Volte Gallery

Art+Com

ART+COM has been exploring the intersection of art and technology independently since it was established in 1988.In the recent past commissioned artworks have been created mainly for public and semi-public spaces. At ART+COM Studio the development of artistic installations takes into account the specific spatial and thematic contexts of the locations they will be integrated into. The installations respond to the different spaces they are conceived for in form and behaviour, often expanding them through, for example, kinetic light or virtual layers. The artworks add poetic and metaphoric elements to spaces that would otherwise be simply functional or non-descript.
The projects extend the modernist typology of art through the employment of new media, exploring the qualities inherent to such media, like reactivity, interactivity and generativity, for artistic expression.
Recent works reclaim physical presence, but it is a presence computationally charged with complex behaviour and coded meanings. These unique media installations and mediatectures create identity for spaces and add spatio-temporal reference. The artworks have an intuitive appeal and engage viewers in a dialogue. Becoming an active part of an artwork and the space it creates encourages people’s sense of identification with the space.
Since 1988 ART+COM’s artistic work has been led by Joachim Sauter and collaboratively developed with a team of artists, designers, engineers and IT specialists.
The following selection presents artworks commissioned by public and private clients between 2006 and the present.
Anamorphic Kinetic
2011
Deutsche Bank Headquarters, Frankfurt, Germany

Anamorphic Kintetic is an auto-active kinetic installation that takes a purely associative and aesthetic approach to translating a two-dimensional object into three dimensions. The installation explores the manifold possibilities of de/constructing both form and meaning within the visual parameters the Deutsche Bank logo, an iconic design by Anton Stankowski.

The logo is anamorphically distorted and transformed into a three-dimensional structure that is legible from only the ‘sweet spot’. From all other perspectives it remains abstract and is not revealed. Its central, diagonal bar is divided into 48 triangles. They move vertically and rotate around two axes in a complex choreography of flowing 3D structures that appear to hover in the air.
In addition to the physical movement, the triangles also serve as a dynamic projection surface. This is achieved with video mapping, which involves real-time analysis of the triangles’ position and orientation, the calculation of corresponding masks, and the generation of anamorphically distorted images onto the individual triangles. The installation executes a wide variety of choreographies that alternate between projected and non-projected sequences.
In one of the projected sequences, lines flow across the moving triangles as if they were subject to gravity, thus creating a link between the movements of the physical and the virtual objects. In non-projected sequences, physical movement is enhanced via controlled ceiling lighting and an interplay between the illuminated triangles and the dark, overlapping shadows they cast on the floor.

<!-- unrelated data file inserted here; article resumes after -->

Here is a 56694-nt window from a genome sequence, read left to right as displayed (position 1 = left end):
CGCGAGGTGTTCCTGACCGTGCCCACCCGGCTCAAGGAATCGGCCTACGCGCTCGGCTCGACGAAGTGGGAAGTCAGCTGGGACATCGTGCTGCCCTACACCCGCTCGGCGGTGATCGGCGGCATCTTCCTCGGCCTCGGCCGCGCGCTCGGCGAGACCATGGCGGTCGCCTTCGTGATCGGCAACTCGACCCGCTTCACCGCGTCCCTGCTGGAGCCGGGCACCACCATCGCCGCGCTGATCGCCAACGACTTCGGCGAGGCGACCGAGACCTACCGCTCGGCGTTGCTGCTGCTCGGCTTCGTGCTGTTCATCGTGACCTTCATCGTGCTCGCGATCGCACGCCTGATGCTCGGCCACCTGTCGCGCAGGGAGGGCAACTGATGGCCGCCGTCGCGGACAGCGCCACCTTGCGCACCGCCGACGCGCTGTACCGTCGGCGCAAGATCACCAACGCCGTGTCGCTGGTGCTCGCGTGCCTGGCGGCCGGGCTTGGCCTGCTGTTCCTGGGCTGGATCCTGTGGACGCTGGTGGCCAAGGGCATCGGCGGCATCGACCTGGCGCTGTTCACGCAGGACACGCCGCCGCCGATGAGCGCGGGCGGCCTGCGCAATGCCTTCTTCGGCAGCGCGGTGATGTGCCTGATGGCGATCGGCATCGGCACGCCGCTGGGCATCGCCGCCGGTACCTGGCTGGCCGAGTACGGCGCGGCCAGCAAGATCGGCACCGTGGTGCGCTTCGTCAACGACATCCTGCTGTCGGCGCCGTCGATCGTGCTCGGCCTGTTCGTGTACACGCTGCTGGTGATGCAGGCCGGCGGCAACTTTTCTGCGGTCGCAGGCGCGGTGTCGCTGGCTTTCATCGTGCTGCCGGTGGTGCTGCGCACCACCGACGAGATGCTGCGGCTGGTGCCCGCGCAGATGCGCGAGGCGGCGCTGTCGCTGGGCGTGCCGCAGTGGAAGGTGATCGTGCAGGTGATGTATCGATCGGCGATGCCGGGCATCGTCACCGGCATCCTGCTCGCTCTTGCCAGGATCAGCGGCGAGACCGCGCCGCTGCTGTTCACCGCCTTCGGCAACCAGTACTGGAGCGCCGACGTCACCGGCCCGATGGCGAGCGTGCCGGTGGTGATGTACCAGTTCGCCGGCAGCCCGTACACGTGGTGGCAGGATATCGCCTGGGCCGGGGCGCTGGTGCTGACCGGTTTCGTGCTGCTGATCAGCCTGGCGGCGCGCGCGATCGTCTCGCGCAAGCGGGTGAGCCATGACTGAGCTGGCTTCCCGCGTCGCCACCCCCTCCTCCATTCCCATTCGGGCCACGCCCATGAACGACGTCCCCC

Kinetic Rain
2012
Terminal 1, Singapore Airport

Kinetic Rain is an artwork designed for Terminal 1 at Singapore’s Changi Airport. The kinetic sculpture adds a contemplative element to the lively transit space of the departure hall.
Kinetic Rain consists of two parts installed above the terminal's two central escalators. Each symmetrical element is composed of 608 copper-plated aluminium drops. The drops are connected by steel wires to computer-controlled motors that raise and lower them with precision.
The two elements move in dialogue through a fifteen-minute animated sequence, evolving from abstract to figurative three-dimensional forms. At times the two parts move together in unison, at other times they mirror, complement or follow each other.
The entire installation spans a total area of more than 75 square metres and spreads over 7.3 metres in height. It can be seen from above, below and all sides. The visual experience of the complex computer-designed movement is completely different depending on perspective.
Manta Rhei
2012
Berlin, Germany

Manta Rhei combines choreographed light with physical movement for a kinetic light sculpture that has a strong poetic and performative spatial presence. Using organic light-emitting diodes, it is a contemporary addition to the genre of kinetic light objects that blurs the boundaries between natural and artificial, animate and inanimate.
The current version of Manta Rhei consists of fourteen flexible, metal lamellae of 1.2 metres, each of which carries ten paper-thin OLEDs. The lamellae are suspended from the ceiling with a metal rod. Thin steel wires are connected to individually controllable motors that raise and lower the ends of each lamella, allowing various movement patterns to be performed.
Different sequences of moving lamellae and animated light have an effect on how the sculpture is perceived. Depending on the space and situation, Manta Rhei can perform a wide spectrum of patterns ranging from harmonious to more conflicting. The changing ‘behaviour’ evokes the impression of an animated object with a certain degree of autonomy. The kinetic sculpture seems to hover silently in an intermediate space between the ceiling and the ground. Due to its modularity it can be expanded to a kinetic environment. Through the performance of light and movement Manta Rhei shapes and interacts with space.
Mantha Rhei is a joint project with Selux Berlin.
Design by TRAMPOLINE DESIGN | CREDITS